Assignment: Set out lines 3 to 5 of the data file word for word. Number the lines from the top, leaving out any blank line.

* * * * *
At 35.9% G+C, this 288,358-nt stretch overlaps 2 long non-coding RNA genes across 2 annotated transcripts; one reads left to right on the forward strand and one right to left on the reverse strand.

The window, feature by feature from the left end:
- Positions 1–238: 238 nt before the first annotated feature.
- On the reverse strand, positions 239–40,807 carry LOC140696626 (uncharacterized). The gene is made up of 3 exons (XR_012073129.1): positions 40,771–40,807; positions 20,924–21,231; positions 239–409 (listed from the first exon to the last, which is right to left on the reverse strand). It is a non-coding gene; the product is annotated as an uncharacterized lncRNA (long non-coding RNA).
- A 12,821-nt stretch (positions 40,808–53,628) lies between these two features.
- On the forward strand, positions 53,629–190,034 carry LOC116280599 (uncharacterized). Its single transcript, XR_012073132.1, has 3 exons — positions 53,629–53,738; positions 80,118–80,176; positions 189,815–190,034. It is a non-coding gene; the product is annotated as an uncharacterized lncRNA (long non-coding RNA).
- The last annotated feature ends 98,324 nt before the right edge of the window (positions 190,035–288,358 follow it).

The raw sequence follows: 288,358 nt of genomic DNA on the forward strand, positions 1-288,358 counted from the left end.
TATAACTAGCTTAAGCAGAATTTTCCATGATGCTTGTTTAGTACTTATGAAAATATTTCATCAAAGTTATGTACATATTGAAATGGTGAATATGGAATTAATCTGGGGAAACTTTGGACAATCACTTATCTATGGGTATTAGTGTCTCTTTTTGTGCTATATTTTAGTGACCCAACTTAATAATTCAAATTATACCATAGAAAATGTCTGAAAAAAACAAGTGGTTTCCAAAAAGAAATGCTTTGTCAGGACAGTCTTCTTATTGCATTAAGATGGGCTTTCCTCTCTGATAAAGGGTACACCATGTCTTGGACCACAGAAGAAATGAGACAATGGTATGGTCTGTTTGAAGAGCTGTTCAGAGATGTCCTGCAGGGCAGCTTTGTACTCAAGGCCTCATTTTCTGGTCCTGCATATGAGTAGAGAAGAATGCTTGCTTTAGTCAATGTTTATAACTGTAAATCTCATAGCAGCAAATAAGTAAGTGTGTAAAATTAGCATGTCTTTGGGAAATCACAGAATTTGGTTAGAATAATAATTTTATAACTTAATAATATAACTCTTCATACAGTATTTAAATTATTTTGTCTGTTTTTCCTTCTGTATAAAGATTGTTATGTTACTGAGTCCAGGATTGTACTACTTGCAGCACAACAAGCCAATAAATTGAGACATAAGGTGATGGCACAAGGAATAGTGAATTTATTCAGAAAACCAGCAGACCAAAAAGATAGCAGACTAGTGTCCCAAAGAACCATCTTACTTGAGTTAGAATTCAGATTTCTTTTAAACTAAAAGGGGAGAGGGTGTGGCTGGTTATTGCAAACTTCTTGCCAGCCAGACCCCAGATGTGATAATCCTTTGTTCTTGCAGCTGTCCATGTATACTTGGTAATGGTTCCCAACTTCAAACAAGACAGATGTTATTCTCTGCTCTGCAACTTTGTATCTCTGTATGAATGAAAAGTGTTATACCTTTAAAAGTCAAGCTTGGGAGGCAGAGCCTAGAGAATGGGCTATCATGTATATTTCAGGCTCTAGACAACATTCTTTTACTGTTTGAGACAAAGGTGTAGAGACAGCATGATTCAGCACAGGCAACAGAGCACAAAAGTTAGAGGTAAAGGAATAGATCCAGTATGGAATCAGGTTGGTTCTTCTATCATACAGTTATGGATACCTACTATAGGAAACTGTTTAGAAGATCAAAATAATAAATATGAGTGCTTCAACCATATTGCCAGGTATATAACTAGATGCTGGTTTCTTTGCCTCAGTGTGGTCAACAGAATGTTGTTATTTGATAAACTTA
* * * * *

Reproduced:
- Positions 1–238: 238 nt before the first annotated feature.
- On the reverse strand, positions 239–40,807 carry LOC140696626 (uncharacterized). The gene is made up of 3 exons (XR_012073129.1): positions 40,771–40,807; positions 20,924–21,231; positions 239–409 (listed from the first exon to the last, which is right to left on the reverse strand). It is a non-coding gene; the product is annotated as an uncharacterized lncRNA (long non-coding RNA).
- A 12,821-nt stretch (positions 40,808–53,628) lies between these two features.